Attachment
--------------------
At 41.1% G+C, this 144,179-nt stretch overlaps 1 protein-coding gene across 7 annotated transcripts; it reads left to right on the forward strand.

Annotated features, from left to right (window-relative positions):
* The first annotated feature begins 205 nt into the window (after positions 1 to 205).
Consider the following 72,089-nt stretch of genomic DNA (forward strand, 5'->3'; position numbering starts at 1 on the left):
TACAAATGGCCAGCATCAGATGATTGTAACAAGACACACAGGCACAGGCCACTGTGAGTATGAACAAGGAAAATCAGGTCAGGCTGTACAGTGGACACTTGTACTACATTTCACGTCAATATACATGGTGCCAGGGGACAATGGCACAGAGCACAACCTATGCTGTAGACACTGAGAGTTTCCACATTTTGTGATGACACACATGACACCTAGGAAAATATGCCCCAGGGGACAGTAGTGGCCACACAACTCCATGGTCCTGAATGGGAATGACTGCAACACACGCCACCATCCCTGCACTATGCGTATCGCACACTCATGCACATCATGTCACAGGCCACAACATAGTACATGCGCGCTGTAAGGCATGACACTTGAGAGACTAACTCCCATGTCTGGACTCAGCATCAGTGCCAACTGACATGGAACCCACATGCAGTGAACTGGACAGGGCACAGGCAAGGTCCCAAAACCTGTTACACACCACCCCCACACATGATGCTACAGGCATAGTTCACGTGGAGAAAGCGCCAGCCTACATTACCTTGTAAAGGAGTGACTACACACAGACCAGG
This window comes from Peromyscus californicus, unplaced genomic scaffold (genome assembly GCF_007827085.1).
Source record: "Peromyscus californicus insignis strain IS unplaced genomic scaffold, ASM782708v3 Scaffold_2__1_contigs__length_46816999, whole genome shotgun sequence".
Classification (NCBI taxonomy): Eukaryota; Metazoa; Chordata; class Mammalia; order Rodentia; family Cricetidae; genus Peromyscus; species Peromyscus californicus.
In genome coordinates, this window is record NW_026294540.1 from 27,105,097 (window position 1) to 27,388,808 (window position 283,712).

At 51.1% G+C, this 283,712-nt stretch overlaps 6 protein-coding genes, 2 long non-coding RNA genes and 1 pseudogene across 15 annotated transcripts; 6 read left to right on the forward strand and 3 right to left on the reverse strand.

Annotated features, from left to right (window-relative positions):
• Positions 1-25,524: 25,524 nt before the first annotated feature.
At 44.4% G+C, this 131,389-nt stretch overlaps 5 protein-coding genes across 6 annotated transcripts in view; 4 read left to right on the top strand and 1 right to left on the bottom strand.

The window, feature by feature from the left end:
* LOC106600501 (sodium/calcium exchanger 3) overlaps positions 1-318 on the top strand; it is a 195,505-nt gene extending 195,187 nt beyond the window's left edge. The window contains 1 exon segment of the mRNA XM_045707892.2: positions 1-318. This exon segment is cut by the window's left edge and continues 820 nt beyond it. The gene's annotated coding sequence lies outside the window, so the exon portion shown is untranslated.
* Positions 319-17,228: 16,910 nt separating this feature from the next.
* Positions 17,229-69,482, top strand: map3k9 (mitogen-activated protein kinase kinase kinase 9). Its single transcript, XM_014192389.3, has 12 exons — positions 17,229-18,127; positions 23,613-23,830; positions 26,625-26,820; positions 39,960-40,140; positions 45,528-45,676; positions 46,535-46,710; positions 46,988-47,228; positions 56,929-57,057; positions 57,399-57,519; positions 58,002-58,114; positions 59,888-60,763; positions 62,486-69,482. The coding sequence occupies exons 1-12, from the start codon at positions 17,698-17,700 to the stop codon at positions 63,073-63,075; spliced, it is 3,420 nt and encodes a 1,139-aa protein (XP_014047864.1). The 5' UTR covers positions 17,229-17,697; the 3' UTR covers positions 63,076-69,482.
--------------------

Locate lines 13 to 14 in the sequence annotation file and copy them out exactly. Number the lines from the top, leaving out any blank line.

At 44.4% G+C, this 131,389-nt stretch overlaps 5 protein-coding genes across 6 annotated transcripts in view; 4 read left to right on the top strand and 1 right to left on the bottom strand.

The window, feature by feature from the left end: